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Painter Alison O'Donoghue: At Home In Portland

Portland painter Alison O’Donoghue treats serious subjects with a light touch.

Painter Alison O’Donoghue was born and raised in Portland, and though she still lives here, her quest for a home and the familiarity and support that go with it continues. At least in her work.

“We moved all the time, every three or four months,” O’Donoghue explains. “I went to 11 different grade schools and four high schools.”

One common element in much of O’Donoghue’s work is houses.

“To me houses represent stability, which is very important to me,” she says. Important, but O’Donoghue’s treatment of the subject matter is anything but heavy.

“Wishing Walls” and “Why Me, Why You” feature houses prominently. But these vine-wrapped houses look abandoned, a condition O’Donoghue bemusedly describes as “sad.”

Stylistically, O’Donoghue’s paintings share the innocence and simplicity most people associate with folk art. Along with houses, her work is populated with calmly floating figures and familiar images like plants, food, friendly animals and even snails.

“Snails and Worms” shows a double-faced woman whimsically nurturing everyone — and everything — around her.

“She has little worms coming up to her,” explains O’Donoghue. “They all need help, and all the worms are crying and the tears are coming out of their eyes. One worm died from his sadness and fell down.”

“And then on the other side,” she continues, “where the snails are coming up … they were all happy because a snail [with its home right on its back] has security. A worm doesn’t have any security.”

Poor worms … As O’Donoghue sees it, this seemingly tragic scene plays out with warmth and humor.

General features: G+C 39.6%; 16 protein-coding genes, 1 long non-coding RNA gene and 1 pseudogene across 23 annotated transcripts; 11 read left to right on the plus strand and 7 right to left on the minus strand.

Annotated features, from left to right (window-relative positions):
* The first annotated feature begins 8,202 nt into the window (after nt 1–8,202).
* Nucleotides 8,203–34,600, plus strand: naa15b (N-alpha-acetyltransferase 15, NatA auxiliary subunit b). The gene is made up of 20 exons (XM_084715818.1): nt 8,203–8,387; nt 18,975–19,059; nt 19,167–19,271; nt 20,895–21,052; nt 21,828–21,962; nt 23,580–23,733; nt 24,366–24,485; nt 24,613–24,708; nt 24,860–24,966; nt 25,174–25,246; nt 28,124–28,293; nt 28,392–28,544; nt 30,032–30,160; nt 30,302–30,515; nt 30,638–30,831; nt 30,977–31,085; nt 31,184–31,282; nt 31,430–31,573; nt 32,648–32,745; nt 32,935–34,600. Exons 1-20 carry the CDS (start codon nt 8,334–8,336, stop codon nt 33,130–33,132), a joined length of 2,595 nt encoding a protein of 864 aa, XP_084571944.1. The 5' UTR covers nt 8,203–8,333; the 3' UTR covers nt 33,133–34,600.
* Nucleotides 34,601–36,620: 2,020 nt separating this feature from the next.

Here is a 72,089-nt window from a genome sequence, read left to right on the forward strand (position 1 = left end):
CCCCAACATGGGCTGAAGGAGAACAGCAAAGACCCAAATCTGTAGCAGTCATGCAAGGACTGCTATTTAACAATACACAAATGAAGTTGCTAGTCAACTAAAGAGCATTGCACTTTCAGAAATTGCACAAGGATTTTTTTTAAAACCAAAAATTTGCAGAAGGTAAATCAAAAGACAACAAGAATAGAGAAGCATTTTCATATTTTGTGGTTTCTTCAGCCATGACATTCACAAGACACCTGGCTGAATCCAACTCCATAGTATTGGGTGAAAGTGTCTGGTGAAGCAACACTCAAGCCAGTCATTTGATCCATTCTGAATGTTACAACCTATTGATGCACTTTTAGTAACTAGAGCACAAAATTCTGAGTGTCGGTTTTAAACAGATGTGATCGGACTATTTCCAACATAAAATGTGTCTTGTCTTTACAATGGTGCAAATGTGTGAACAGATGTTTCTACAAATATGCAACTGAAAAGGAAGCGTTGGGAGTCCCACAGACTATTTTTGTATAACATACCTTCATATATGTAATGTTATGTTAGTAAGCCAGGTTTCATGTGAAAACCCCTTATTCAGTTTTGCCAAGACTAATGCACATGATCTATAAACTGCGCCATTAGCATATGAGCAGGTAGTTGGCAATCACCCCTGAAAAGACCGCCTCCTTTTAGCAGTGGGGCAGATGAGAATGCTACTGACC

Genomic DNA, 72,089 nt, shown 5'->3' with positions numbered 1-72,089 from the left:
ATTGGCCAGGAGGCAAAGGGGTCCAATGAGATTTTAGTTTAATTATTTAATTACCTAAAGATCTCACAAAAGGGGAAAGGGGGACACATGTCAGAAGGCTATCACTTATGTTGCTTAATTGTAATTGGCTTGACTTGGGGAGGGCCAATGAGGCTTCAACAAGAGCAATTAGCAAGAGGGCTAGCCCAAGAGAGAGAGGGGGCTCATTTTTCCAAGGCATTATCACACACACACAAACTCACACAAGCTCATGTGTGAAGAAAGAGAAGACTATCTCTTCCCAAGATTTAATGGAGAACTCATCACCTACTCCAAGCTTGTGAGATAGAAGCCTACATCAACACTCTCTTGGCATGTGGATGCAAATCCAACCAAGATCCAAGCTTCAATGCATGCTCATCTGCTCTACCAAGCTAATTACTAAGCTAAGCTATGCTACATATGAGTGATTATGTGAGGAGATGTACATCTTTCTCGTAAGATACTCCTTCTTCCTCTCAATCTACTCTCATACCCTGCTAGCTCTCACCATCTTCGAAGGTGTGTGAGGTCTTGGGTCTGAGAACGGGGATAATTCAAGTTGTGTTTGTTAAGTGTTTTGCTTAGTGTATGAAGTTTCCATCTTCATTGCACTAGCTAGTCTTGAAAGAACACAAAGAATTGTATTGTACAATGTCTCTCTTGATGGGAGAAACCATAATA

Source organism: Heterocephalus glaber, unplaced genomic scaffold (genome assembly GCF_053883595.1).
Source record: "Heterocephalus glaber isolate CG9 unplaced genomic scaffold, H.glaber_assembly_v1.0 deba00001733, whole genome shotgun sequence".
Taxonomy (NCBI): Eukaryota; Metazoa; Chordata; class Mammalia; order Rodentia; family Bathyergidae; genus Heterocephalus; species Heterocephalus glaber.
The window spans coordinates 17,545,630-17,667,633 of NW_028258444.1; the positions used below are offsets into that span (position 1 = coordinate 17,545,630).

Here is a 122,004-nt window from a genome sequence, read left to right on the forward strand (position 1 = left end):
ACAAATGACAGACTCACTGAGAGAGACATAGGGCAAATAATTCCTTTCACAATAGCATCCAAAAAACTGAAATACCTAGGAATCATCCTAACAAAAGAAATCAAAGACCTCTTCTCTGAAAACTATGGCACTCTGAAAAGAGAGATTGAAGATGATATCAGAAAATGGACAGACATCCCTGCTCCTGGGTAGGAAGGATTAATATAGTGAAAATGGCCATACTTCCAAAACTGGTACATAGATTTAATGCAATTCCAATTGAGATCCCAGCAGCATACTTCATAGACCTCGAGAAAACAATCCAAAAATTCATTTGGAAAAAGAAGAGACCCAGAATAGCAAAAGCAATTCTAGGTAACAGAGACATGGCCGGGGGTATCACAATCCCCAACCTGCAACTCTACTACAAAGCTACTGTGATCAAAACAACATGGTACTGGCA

“It worked in this kind of playful way. I like my work to be playful.”

“If you look at my paintings there’s often an animal at the bottom and they are doing the work, and I always feed them; there’s always a bowl of food or a cup of coffee,” she explains. “Because they are doing the work. It’s an abundance kind of thing where everything is abundant and good.”

“Riding into the Future” shows a woman, who O’Donoghue readily admits is herself, riding one of these supportive animals, presumably into the future … though it’s heading to the left instead of to the right.

“There’s a little problem with the title because it looks like she’s riding into the past … Maybe she is and I just don’t want to say that she’s riding into the past,” O’Donoghue laughs.

Whatever the destination, Alison O’Donoghue is moving into the future, and you’re welcome to come along for the ride.

You can see Alison O’Donoghue’s work at Portland’s Guardino Gallery from June 27-July 23, 2013.
Watch our Oregon Art Beat story about Alison O’Donoghue.

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Painter Alison O'Donoghue

Alison O'Donoghue's playful, often amusing paintings look like folk art. And like a lot of folk art from across the world, her images are convivial takes on very real issues - loss, healing and the process of aging. Alison is creating a framework to confront and tap into deeper psychological streams of consciousness. The wry, seemingly innocent scenarios that emerge are surprising and engaging.